With nearly 20,000 military and civilian positions, Naval Base Ventura County is the county's largest employer. Jobs on the base span specialties that include engineering, finance, information technology and hospitality, but filling all of those openings can be a challenge.
Karen Brower
"We did a lot of hiring trying to keep up with it, but when you hire from colleges that are not in California, the graduates find they can't afford to live here and raise a family, so they tend to turn around and move home," said Karen Brower, a retired Navy engineer who is now a VCOE employee serving as the industry liaison for government at VC Innovates. "So growing them locally is huge to me," she added.
To further that goal, the Ventura County Office of Education has entered into Education Partnership Agreements with the Navy. The partnerships allow the Navy to dedicate personnel and equipment to teaching local students about the jobs that keep the base running. The Navy will provide speakers, offer tours and introduce students to some of the advanced equipment that's housed on the base.
USS Essex
Brower said this type of outreach is a win-win as students get valuable training and the Navy builds a pool of potential employees. "I think it's critical not only to Naval Base Ventura County, but to the Navy as a whole," she said.

The Navy is benefitting from the partnership in other ways. Earlier this year, the Naval Surface Warfare Center at Port Hueneme approached VCOE about an experiment in which an unmanned aerial vehicle would be created from scratch aboard a naval ship using a 3D printer. VCOE's Career Education Center provided the UAV equipment and technical assistance. The experiment was a success, with a quadcopter UAV being printed, assembled and flown aboard the USS Essex. Click here to see a video about the project.

Students Pursue their Passion at Career Education Center
Fernando Roman, Hueneme High School
When Fernando Roman's grandmother was in the hospital, he remembers paying close attention to the nurses who cared for her. "There were some things they did that I liked and some things I didn't like," he said. "So I wanted to see if I could make a difference by going into that career."
When he was a junior at Hueneme High School, Roman's career got a jump start when he discovered the Certified Nurse Assistant program at the VCOE Career Education Center. Through classroom work and an internship at the Victoria Care Center in Ventura, Roman learned that nursing was the career for him. "Honestly, I loved it because it taught me a lot about nursing and it made me want to have a career in that field." Once he graduates, Roman intends to get his nursing degree at CSU Channel Islands and begin a career as a nurse practitioner.
Kerrie Jensen, Thousand Oaks High School
When Kerrie Jensen was a junior at Thousand Oaks High School, it was a fashion merchandising course that drew her to the Career Education Center. "It was really awesome to be able to go to school and take a huge part of my day and make it about something I was really interested in," she said. 
Jensen said she was constantly impressed with the quality of the courses and the dedication of the students. "Everyone seemed driven and excited to be there and it was a really good environment to be working in, especially as a young impressionable high school student," she said.
Jensen ultimately chose to focus on art history and is now taking college courses in Florence, Italy. She said the skills she learned at the CEC have been a tremendous asset. "The most basic and important thing I learned was about my image and how to present myself to possible employers. We learned a lot of good interview skills and how to speak and dress professionally. It was really helpful for interviews I've had and getting jobs in the real world."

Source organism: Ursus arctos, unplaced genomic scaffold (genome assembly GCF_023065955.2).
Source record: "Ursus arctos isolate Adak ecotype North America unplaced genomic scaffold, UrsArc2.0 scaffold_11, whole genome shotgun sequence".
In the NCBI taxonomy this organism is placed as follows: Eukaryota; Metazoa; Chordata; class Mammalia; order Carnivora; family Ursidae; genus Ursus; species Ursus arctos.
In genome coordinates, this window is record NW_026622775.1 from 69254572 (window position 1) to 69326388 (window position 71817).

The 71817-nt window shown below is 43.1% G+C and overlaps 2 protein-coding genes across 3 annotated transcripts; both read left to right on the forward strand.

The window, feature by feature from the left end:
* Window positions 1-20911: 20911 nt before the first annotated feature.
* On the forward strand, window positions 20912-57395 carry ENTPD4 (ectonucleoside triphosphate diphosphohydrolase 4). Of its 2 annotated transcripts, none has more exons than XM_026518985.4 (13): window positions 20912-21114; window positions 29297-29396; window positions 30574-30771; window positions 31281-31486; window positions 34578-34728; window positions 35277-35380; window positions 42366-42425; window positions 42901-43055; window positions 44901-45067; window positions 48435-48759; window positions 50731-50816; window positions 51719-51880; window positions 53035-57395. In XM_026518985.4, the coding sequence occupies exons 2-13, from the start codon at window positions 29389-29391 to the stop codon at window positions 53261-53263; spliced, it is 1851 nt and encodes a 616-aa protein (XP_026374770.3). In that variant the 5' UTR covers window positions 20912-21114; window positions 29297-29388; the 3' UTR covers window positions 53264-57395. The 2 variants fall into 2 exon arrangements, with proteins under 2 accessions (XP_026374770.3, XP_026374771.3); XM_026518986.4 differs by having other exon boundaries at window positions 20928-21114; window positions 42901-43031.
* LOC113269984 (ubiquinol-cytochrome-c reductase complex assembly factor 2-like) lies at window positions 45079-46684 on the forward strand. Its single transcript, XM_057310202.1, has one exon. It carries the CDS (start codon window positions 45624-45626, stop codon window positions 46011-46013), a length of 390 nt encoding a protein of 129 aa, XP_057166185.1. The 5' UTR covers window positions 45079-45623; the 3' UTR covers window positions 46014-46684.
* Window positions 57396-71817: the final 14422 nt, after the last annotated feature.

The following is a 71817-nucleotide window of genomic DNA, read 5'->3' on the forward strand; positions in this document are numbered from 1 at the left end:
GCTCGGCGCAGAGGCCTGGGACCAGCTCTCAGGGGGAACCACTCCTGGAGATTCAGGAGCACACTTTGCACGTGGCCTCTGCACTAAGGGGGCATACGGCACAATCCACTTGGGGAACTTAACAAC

Entrée to Employment Dinners Serve Up Taste of Local Careers
Once a month, high school students in Ventura County have a unique opportunity to sit down to dinner with local business and community leaders, breaking bread while picking their brains about potential careers. These Entrée to Employment dinners are presented by VC Innovates and made possible by numerous professionals who volunteer their time to share their expertise. It provides students with a chance to sit down and ask working professionals how they got where they are and what they like about their jobs.
The dinners began last year, and the feedback from participants has been glowing. One student said, "I came looking for information on one career and found so many different ideas and people that it made me want to join every table one more time!"
Each dinner focuses on a different industry sector. Students who would like to attend should contact their school's career pathways teacher or Wendy Trafton at VC Innovates at 805-437-8048 or
Entrée to Employment Dinner Schedule
November 12 Arts/Media/Entertainment
November 18 Education
January 19 Business/Finance & Marketing
February 2 Hospitality
March 1 Healthcare
April 13 Engineering
May 3 Information Technology

New VCOE Website Puts Information at your Fingertips
VCOE is pleased to announce a complete redesign of our website at The new website went live in September and makes it easy to find the information you need about our many programs, services and events. 
The new site also looks great on mobile phones so you can browse with ease when you're away from a computer. We invite you to explore the new website and share your comments and suggestions by emailing VCOE Communications Manager Dave Schermer at

Upcoming Events
VCOE offers an exciting lineup of professional learning events on a variety of current topics. Register for these upcoming events using the links below or browse our complete events calendar.
October 12 Legal Forum - Limiting Suspensions for Willful Defiance: Another First in California
October 16 Emotional Intelligence & Leadership - Pam Robbins presents in our L3 speaker series
October 19 Why Attendance Works - Learn proven strategies to reduce chronic absences
October 21 RtI2 Symposium - Reducing Office Referrals and Suspensions with CHAMPS 
October 22 Fraud Prevention & Ethics Training - Learn critical tools and techniques to protect your school or district from financial crimes
November 14 VEX Robotics Competition - Nothing but Net